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Speech by Mr Edwin Tong, Senior Minister of State for Law & Health, at the Launch of Law Awareness Weeks @CDC 2019 On Wednesday, 04 September 2019 at Keat Hong Community Club

Posted in Speeches

Chairman Mayor and Host Ms Low Yen Ling, 

Mayors Ms Denise Phua, Mr Desmond Choo, and Dr Teo Ho Pin 

Grassroots Advisor to Fengshan GROs, Ms Cheryl Chan 

Board Member of Law Society Pro Bono Services, Mr N Sreenivasan SC 

Distinguished guests, 

Ladies and gentlemen,


Good evening.

1.    Every time I listen to Sreeni [1], I learn something new. Tonight is no different. It happens, even when we are co-counsel on the same side, in the same case. When he speaks, I still learn something new. So tonight, thank you very much for sharing the history on our efforts to ensure access to justice in Singapore. 


2.    There is a message behind what Sreeni has said, and it is crucial and important. It is not just about raising awareness, which is the theme, but also about empowering people. That is what people in this room do. When you give advice, when you counsel, and indeed, when you comfort, you are empowering the person by putting in him the ability to decide for themselves, with the little knowledge of the law that he gets from you, how to navigate the problem, what the solutions are, what his options are, and choose a course of action. So it is very important that you continue with this.


3.    I will say a few words about access to justice, because as far as the government is concerned, it is an important criterion, and a fundamental pillar of our society. To me, it is also a measure of how far we have come as a society, how mature we are as a society, how caring and compassionate we are as a society, and we measure that with reference to the accessibility we have, to the man in the street, to the justice system. There is no point in having a first-world justice system, top rankings all the time, rule of law, major Conventions happening in Singapore attended by people from around the world, when our own citizens are not able to access the justice system. That is a fundamental motivation that we have, when we design our laws. And I will just ask you to indulge me for a moment while I take you through some of the key features of what I regard as improving the access to justice, what else we would like to do, and how we partner with our community, people, all of you as stakeholders, to do so.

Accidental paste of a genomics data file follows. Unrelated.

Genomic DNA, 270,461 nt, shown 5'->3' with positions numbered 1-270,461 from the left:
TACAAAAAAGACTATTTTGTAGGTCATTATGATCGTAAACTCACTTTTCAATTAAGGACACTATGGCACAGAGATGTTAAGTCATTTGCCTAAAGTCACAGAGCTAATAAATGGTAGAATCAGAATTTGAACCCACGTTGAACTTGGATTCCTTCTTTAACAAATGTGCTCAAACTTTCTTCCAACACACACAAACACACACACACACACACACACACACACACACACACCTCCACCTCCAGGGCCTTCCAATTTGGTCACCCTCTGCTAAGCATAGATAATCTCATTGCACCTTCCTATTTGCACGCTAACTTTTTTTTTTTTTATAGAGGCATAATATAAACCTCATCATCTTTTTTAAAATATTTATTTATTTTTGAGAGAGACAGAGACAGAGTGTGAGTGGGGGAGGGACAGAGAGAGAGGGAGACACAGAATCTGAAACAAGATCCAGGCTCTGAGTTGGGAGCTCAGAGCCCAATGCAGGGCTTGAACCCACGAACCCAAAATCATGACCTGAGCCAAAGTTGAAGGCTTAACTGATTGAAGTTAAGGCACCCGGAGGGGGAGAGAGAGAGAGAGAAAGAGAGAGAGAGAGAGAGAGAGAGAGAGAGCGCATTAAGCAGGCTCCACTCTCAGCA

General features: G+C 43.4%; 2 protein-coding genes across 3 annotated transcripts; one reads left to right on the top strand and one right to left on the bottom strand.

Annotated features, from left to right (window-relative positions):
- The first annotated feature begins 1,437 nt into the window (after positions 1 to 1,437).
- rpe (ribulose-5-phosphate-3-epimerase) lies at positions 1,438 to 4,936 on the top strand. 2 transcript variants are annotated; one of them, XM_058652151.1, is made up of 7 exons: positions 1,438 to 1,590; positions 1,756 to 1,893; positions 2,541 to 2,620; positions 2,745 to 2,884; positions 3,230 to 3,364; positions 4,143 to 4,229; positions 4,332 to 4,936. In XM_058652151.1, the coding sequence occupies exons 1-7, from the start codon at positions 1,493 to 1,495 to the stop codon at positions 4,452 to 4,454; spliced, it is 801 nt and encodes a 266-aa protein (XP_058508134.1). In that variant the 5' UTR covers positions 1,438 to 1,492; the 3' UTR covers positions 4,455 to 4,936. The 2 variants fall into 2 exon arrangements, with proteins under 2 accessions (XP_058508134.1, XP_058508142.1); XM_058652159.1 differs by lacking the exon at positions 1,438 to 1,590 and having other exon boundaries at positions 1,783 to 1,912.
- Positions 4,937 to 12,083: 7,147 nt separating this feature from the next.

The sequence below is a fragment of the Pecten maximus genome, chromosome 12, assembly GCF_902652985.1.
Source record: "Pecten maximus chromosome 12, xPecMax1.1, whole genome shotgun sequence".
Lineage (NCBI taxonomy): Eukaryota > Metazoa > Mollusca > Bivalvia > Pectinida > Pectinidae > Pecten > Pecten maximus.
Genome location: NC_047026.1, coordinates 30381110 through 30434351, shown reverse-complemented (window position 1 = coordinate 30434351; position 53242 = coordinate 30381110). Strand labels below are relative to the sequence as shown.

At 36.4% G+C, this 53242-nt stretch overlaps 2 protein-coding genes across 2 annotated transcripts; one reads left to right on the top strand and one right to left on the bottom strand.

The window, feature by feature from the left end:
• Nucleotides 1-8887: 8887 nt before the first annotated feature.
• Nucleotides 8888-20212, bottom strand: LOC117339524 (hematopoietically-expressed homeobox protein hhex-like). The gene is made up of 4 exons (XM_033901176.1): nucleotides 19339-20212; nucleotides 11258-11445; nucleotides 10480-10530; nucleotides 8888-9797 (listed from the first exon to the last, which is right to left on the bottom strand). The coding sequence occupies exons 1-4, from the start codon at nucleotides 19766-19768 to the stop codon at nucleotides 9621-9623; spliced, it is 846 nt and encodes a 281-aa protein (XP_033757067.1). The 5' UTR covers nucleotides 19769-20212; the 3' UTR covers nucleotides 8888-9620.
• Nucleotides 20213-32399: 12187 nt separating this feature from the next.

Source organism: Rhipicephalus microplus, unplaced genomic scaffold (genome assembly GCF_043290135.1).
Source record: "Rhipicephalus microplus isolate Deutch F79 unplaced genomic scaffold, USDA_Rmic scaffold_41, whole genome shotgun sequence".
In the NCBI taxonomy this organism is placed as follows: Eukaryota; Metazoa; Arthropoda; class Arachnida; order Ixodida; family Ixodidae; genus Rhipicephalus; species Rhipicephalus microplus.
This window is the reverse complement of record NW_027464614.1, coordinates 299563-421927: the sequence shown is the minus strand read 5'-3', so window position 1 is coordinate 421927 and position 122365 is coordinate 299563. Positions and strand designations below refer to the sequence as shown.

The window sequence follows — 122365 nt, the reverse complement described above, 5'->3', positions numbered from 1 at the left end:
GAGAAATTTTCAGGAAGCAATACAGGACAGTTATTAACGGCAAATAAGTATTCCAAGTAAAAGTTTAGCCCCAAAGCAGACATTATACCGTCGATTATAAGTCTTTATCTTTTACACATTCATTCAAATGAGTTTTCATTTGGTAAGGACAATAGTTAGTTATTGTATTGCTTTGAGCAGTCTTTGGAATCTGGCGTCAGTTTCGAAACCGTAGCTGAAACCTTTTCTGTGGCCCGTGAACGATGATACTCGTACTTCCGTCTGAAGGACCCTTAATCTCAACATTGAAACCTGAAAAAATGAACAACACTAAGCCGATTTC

4.    Over the years, we have done much to enhance that access. It includes working with the judiciary to enhance court process; those of you who practise in court often would know that over time we streamlined the process, made it easier, made it simpler, and try to make it as far as possible, cheaper for the litigant, or someone who has to defend a case. We enhanced frameworks to ensure that Singaporeans can also resolve their disputes quickly, because instead of going to court to deal with a case which is a win or lose, you can consider mediation, which is often win-win, and our mediation success rate at the Singapore Mediation Centre (SMC) is about 70%. So if you can find a solution out of court, by mediation, it is a win-win solution. You preserve the relationship, you find, in the midst of that dispute, a common ground that allows you to carry on with your life, and a process and a conclusion that you are happy with.


5.    Many of you will know that in the last couple of years, the Civil Justice Commission and the Civil Justice Review Committee set up by the Supreme Court and the Ministry of Law, have recommended various reforms. Let me just quickly outline a few. We have simplified the court forms to make it easier to navigate, easier to understand, easier to fill up, and this allows people to do it on their own without lawyers as far as possible. We have also introduced forms for pleading common types of cases that benefits litigants-in-person.


6.    For family justice, we paid particular attention because it affects a family and children are often involved. It is a fight that actually neither party wants. Custody, divorce, those are issues which are not only a legal dispute in court, but also highly emotional, and fundamentally affects the person and the family. So we streamline the process and we take away the adversarial process from the system, as far as we can.